WO2015117132A1 - Support brace - Google Patents

Support brace Download PDF

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Publication number
WO2015117132A1
WO2015117132A1 PCT/US2015/014256 US2015014256W WO2015117132A1 WO 2015117132 A1 WO2015117132 A1 WO 2015117132A1 US 2015014256 W US2015014256 W US 2015014256W WO 2015117132 A1 WO2015117132 A1 WO 2015117132A1
Authority
WO
WIPO (PCT)
Prior art keywords
elastomeric member
knee
fabric substrate
flexible fabric
wearer
Prior art date
Application number
PCT/US2015/014256
Other languages
French (fr)
Inventor
Nicholas GOMEZ
Ian Kovacevich
Richard Gildersleeve
John Patrick Martin
Original Assignee
Djo, Llc
Priority date (The priority date is an assumption and is not a legal conclusion. Google has not performed a legal analysis and makes no representation as to the accuracy of the date listed.)
Filing date
Publication date
Priority to US201461935296P priority Critical
Priority to US61/935,296 priority
Application filed by Djo, Llc filed Critical Djo, Llc
Publication of WO2015117132A1 publication Critical patent/WO2015117132A1/en

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Classifications

    • AHUMAN NECESSITIES
    • A61MEDICAL OR VETERINARY SCIENCE; HYGIENE
    • A61FFILTERS IMPLANTABLE INTO BLOOD VESSELS; PROSTHESES; DEVICES PROVIDING PATENCY TO, OR PREVENTING COLLAPSING OF, TUBULAR STRUCTURES OF THE BODY, e.g. STENTS; ORTHOPAEDIC, NURSING OR CONTRACEPTIVE DEVICES; FOMENTATION; TREATMENT OR PROTECTION OF EYES OR EARS; BANDAGES, DRESSINGS OR ABSORBENT PADS; FIRST-AID KITS
    • A61F5/00Orthopaedic methods or devices for non-surgical treatment of bones or joints; Nursing devices; Anti-rape devices
    • A61F5/01Orthopaedic devices, e.g. splints, casts or braces
    • A61F5/0102Orthopaedic devices, e.g. splints, casts or braces specially adapted for correcting deformities of the limbs or for supporting them; Ortheses, e.g. with articulations
    • A61F5/0104Orthopaedic devices, e.g. splints, casts or braces specially adapted for correcting deformities of the limbs or for supporting them; Ortheses, e.g. with articulations without articulation
    • A61F5/0106Orthopaedic devices, e.g. splints, casts or braces specially adapted for correcting deformities of the limbs or for supporting them; Ortheses, e.g. with articulations without articulation for the knees
    • A61F5/0109Sleeve-like structures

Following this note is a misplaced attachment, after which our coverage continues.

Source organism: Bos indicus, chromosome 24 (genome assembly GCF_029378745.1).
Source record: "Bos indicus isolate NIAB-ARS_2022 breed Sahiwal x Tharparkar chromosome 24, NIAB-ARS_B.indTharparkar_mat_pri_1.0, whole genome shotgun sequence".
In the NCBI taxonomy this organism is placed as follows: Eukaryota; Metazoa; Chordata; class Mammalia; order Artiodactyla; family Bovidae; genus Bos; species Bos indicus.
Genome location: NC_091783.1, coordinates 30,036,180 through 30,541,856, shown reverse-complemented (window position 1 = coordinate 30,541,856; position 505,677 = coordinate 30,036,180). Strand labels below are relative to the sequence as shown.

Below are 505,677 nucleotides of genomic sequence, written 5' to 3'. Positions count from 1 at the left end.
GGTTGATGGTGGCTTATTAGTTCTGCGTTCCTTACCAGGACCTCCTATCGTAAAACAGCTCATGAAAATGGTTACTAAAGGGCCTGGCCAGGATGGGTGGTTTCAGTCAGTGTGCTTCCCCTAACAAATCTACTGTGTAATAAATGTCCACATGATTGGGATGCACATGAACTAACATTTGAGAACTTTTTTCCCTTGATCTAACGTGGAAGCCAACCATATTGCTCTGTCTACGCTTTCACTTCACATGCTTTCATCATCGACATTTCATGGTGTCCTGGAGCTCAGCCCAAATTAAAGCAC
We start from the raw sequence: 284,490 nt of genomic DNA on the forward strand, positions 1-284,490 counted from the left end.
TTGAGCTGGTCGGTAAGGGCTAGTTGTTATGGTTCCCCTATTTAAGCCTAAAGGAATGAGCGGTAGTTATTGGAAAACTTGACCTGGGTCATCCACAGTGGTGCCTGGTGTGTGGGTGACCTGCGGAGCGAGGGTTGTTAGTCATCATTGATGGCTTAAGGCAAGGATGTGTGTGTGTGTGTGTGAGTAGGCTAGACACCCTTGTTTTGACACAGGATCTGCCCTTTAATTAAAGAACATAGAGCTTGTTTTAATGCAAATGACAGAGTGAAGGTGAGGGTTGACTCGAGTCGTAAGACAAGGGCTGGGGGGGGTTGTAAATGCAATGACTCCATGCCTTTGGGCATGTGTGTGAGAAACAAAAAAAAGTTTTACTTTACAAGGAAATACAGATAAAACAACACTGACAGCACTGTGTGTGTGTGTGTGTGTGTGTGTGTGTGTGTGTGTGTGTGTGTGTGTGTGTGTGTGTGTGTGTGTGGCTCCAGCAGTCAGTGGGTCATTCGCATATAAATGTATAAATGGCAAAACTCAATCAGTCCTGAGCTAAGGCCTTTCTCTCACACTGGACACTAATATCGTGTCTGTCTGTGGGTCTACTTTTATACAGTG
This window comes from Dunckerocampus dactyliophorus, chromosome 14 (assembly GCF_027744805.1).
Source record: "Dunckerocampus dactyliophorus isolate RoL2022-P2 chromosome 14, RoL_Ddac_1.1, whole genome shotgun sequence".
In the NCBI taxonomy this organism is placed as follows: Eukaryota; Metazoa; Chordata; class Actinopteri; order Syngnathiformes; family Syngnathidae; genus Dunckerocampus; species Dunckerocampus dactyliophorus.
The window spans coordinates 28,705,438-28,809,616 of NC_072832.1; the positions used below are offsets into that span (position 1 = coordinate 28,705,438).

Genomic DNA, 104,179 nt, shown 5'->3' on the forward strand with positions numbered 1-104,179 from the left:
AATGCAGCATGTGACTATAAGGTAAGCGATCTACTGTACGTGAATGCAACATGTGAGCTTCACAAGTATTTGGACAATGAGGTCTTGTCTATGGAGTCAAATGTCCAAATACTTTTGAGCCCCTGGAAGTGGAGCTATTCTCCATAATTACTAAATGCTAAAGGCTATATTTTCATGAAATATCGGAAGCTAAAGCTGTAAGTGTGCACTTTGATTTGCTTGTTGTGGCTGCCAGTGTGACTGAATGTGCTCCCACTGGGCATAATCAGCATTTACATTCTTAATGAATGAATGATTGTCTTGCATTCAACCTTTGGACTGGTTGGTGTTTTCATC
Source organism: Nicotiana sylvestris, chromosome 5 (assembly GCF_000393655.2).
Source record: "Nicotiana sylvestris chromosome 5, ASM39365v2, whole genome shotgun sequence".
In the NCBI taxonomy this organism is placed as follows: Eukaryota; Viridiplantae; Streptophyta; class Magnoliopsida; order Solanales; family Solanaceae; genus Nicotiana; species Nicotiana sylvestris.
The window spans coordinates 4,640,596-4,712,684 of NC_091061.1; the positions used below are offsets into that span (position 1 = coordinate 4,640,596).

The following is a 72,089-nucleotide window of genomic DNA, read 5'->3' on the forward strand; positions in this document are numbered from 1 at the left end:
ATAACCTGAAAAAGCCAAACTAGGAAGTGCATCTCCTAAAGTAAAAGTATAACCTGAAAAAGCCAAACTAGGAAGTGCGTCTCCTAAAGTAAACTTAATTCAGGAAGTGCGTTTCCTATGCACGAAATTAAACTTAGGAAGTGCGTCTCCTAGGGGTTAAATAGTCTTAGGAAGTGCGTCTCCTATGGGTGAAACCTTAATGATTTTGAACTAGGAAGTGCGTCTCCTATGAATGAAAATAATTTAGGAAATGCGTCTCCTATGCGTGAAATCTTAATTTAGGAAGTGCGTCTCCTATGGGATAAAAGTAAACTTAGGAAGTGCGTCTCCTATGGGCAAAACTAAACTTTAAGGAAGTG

• AHUMAN NECESSITIES
    • A61MEDICAL OR VETERINARY SCIENCE; HYGIENE
    • A61FFILTERS IMPLANTABLE INTO BLOOD VESSELS; PROSTHESES; DEVICES PROVIDING PATENCY TO, OR PREVENTING COLLAPSING OF, TUBULAR STRUCTURES OF THE BODY, e.g. STENTS; ORTHOPAEDIC, NURSING OR CONTRACEPTIVE DEVICES; FOMENTATION; TREATMENT OR PROTECTION OF EYES OR EARS; BANDAGES, DRESSINGS OR ABSORBENT PADS; FIRST-AID KITS
    • A61F5/00Orthopaedic methods or devices for non-surgical treatment of bones or joints; Nursing devices; Anti-rape devices
    • A61F5/01Orthopaedic devices, e.g. splints, casts or braces
    • A61F5/30Pressure-pads
    • AHUMAN NECESSITIES
    • A61MEDICAL OR VETERINARY SCIENCE; HYGIENE
    • A61FFILTERS IMPLANTABLE INTO BLOOD VESSELS; PROSTHESES; DEVICES PROVIDING PATENCY TO, OR PREVENTING COLLAPSING OF, TUBULAR STRUCTURES OF THE BODY, e.g. STENTS; ORTHOPAEDIC, NURSING OR CONTRACEPTIVE DEVICES; FOMENTATION; TREATMENT OR PROTECTION OF EYES OR EARS; BANDAGES, DRESSINGS OR ABSORBENT PADS; FIRST-AID KITS
    • A61F5/00Orthopaedic methods or devices for non-surgical treatment of bones or joints; Nursing devices; Anti-rape devices
    • A61F5/01Orthopaedic devices, e.g. splints, casts or braces
    • A61F5/0102Orthopaedic devices, e.g. splints, casts or braces specially adapted for correcting deformities of the limbs or for supporting them; Ortheses, e.g. with articulations
    • A61F2005/0181Protectors for articulations

Abstract

Support braces and methods of manufacturing the same are disclosed. A support brace (100) includes a flexible fabric substrate (102) and an elastomeric member (104) disposed on the surface of the flexible fabric substrate. The elastomeric member is disposed so as to apply pressure non-uniformly about a limb or joint of the wearer, in a pattern selected to divert pain and/or reduce loads on the joint. The flexible fabric substrate can include regions having different levels of elasticity, to provide different levels of compression to different parts of the joint or limb in addition to the compression provided by the elastomeric member. The elastomeric member can be deposited, screen printed, injection molded, or otherwise applied to the fabric substrate, optionally without adhesive.

Description

SUPPORT BRACE

CROSS-REFERENCE TO RELATED APPLICATIONS

[0001] This application claims the benefit of U.S. Provisional Application No. 61/935,296, filed on February 3, 2014, the disclosure of which is hereby incorporated by reference in its entirety.

BACKGROUND OF THE INVENTION

Field of the Invention

[0002] This application relates to devices for supporting a joint or limb. More particularly, this application relates to wearable braces for reducing joint or limb pain and for improving joint or limb function.

Description of the Related Technolo y

[0003] Osteoarthritis (OA), commonly known as wear-and-tear arthritis, is a condition in which the natural cushioning between joints wears away. Osteoarthritis is one of the most frequent causes of physical disability among adults, with over 20 million people in the United States having the disease. A degenerative joint disease, osteoarthritis causes chronic pain in the affected joint when the joint is statically or dynamically loaded.